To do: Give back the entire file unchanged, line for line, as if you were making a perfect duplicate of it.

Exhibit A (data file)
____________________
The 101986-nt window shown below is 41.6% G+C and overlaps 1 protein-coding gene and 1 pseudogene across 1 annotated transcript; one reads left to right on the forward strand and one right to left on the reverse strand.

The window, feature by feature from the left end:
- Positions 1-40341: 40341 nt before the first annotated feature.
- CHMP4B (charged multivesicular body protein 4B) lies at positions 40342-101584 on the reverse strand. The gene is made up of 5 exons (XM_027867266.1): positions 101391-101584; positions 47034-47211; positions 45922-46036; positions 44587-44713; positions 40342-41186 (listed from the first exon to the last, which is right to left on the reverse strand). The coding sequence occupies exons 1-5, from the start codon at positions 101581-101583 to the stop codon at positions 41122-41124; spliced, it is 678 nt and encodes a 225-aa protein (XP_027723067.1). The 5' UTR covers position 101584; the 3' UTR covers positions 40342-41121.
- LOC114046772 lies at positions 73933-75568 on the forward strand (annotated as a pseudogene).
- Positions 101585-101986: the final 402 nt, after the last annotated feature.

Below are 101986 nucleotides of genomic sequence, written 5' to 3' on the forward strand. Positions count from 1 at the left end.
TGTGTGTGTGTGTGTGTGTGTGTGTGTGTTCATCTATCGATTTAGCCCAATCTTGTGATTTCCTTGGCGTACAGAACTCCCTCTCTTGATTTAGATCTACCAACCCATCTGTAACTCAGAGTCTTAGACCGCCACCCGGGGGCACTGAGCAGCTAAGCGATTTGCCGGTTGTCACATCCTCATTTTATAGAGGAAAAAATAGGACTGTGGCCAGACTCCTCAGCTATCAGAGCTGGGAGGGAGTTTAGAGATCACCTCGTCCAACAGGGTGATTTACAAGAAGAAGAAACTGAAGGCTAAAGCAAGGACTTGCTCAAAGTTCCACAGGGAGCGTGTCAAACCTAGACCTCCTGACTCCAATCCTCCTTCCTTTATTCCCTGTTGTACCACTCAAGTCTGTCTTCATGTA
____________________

The 101986-nt window shown below is 41.6% G+C and overlaps 1 protein-coding gene and 1 pseudogene across 1 annotated transcript; one reads left to right on the forward strand and one right to left on the reverse strand.

The window, feature by feature from the left end:
- Positions 1-40341: 40341 nt before the first annotated feature.
- CHMP4B (charged multivesicular body protein 4B) lies at positions 40342-101584 on the reverse strand. The gene is made up of 5 exons (XM_027867266.1): positions 101391-101584; positions 47034-47211; positions 45922-46036; positions 44587-44713; positions 40342-41186 (listed from the first exon to the last, which is right to left on the reverse strand). The coding sequence occupies exons 1-5, from the start codon at positions 101581-101583 to the stop codon at positions 41122-41124; spliced, it is 678 nt and encodes a 225-aa protein (XP_027723067.1). The 5' UTR covers position 101584; the 3' UTR covers positions 40342-41121.
- LOC114046772 lies at positions 73933-75568 on the forward strand (annotated as a pseudogene).
- Positions 101585-101986: the final 402 nt, after the last annotated feature.

Below are 101986 nucleotides of genomic sequence, written 5' to 3' on the forward strand. Positions count from 1 at the left end.
TGTGTGTGTGTGTGTGTGTGTGTGTGTGTTCATCTATCGATTTAGCCCAATCTTGTGATTTCCTTGGCGTACAGAACTCCCTCTCTTGATTTAGATCTACCAACCCATCTGTAACTCAGAGTCTTAGACCGCCACCCGGGGGCACTGAGCAGCTAAGCGATTTGCCGGTTGTCACATCCTCATTTTATAGAGGAAAAAATAGGACTGTGGCCAGACTCCTCAGCTATCAGAGCTGGGAGGGAGTTTAGAGATCACCTCGTCCAACAGGGTGATTTACAAGAAGAAGAAACTGAAGGCTAAAGCAAGGACTTGCTCAAAGTTCCACAGGGAGCGTGTCAAACCTAGACCTCCTGACTCCAATCCTCCTTCCTTTATTCCCTGTTGTACCACTCAAGTCTGTCTTCATGTA